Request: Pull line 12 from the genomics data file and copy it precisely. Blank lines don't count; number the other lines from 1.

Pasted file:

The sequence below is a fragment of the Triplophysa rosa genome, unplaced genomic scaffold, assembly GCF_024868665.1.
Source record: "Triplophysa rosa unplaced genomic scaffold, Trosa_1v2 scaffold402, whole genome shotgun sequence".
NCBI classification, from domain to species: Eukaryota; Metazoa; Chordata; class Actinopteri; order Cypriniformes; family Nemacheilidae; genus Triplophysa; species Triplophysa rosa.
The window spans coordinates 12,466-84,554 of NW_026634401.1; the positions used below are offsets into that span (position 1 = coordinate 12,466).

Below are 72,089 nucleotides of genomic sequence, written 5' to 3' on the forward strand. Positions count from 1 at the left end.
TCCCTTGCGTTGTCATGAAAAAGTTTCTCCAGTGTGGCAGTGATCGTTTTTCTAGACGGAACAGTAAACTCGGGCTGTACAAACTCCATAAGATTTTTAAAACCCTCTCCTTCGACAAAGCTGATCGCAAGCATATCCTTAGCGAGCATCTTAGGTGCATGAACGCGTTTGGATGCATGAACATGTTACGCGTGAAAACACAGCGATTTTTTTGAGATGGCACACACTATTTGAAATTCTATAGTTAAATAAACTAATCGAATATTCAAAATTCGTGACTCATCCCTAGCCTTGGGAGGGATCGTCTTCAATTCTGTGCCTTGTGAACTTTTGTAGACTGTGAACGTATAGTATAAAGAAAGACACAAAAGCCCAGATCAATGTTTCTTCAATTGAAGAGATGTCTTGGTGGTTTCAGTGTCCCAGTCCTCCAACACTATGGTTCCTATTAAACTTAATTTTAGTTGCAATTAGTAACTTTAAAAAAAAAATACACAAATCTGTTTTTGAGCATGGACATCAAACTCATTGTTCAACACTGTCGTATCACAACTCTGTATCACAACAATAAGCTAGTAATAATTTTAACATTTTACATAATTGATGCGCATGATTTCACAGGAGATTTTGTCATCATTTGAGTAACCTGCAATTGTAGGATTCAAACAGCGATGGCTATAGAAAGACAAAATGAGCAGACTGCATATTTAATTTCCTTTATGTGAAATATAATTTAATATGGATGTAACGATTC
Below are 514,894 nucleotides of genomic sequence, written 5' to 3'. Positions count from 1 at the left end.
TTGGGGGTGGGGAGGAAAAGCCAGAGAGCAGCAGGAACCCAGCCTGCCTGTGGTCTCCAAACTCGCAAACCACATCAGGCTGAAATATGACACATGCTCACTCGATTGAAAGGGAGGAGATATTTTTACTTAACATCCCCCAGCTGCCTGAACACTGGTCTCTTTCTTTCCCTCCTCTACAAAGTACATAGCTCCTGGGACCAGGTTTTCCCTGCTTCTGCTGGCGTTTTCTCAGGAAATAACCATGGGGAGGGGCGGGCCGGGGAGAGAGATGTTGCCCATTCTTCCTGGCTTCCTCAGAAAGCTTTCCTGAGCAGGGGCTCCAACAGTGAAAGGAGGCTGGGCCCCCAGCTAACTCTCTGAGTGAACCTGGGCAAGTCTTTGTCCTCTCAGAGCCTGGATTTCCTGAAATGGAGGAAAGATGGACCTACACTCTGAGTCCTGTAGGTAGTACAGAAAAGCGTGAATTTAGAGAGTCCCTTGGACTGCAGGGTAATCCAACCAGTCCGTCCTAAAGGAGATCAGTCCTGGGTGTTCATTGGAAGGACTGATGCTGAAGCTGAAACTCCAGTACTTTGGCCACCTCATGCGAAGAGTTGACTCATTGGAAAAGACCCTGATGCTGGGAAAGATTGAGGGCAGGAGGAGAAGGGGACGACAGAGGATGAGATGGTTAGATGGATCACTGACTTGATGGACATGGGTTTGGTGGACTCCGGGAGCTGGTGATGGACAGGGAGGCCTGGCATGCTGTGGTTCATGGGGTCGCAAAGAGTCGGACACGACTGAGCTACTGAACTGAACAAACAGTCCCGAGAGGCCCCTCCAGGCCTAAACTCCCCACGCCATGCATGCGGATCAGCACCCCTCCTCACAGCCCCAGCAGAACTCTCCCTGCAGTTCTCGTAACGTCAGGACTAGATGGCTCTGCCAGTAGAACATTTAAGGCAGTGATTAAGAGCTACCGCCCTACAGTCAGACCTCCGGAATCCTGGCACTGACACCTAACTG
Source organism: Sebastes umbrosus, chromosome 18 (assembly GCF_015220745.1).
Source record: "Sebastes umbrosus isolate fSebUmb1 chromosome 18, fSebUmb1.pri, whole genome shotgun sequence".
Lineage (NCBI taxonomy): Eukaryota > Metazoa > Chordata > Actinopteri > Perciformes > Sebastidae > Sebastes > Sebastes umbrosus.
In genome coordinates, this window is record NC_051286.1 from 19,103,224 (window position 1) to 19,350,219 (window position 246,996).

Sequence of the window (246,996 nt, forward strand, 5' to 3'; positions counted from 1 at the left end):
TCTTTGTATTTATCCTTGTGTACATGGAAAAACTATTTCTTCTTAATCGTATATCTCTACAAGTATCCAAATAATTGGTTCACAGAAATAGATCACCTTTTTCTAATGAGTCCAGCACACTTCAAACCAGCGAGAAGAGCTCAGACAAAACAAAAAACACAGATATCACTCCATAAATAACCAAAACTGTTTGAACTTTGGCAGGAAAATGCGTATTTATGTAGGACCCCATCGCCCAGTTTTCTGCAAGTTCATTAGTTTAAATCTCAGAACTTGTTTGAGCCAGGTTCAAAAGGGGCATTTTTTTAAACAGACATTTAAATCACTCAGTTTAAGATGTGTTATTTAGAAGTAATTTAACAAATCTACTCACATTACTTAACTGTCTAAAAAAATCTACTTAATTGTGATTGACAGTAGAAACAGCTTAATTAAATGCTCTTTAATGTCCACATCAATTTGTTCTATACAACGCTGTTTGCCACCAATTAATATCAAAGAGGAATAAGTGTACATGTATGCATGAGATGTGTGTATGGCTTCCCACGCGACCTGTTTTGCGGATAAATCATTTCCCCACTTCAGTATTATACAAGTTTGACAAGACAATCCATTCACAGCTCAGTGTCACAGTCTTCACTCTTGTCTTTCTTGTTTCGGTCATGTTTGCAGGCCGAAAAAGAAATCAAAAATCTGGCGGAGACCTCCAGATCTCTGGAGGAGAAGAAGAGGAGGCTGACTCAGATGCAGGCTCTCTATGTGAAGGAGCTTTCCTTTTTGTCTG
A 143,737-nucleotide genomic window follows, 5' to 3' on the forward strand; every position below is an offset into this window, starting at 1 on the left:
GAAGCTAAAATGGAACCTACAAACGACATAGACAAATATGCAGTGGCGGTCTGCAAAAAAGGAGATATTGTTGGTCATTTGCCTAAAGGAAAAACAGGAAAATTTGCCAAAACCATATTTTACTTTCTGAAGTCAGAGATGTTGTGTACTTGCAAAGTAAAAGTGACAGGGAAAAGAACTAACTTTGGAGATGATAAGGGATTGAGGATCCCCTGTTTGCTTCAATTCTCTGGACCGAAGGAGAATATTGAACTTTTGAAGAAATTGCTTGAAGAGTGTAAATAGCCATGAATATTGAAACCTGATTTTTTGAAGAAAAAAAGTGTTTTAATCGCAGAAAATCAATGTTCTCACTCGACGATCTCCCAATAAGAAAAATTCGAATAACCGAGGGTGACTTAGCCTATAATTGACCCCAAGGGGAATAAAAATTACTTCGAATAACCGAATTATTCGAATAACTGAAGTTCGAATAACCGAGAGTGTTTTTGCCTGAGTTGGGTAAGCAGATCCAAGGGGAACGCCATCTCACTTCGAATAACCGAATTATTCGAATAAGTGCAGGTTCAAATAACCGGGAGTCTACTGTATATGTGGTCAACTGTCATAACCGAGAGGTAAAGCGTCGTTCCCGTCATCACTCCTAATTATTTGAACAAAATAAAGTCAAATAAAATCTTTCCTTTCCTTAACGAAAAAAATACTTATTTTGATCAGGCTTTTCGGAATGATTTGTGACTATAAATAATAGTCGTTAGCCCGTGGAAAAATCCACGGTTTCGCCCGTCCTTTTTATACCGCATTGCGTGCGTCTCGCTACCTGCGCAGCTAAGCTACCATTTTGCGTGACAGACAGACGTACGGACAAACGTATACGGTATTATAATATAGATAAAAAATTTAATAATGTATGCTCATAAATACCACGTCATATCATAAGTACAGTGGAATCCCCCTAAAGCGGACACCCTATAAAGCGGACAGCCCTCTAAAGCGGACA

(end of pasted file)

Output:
In genome coordinates, this window is record NC_051286.1 from 19,103,224 (window position 1) to 19,350,219 (window position 246,996).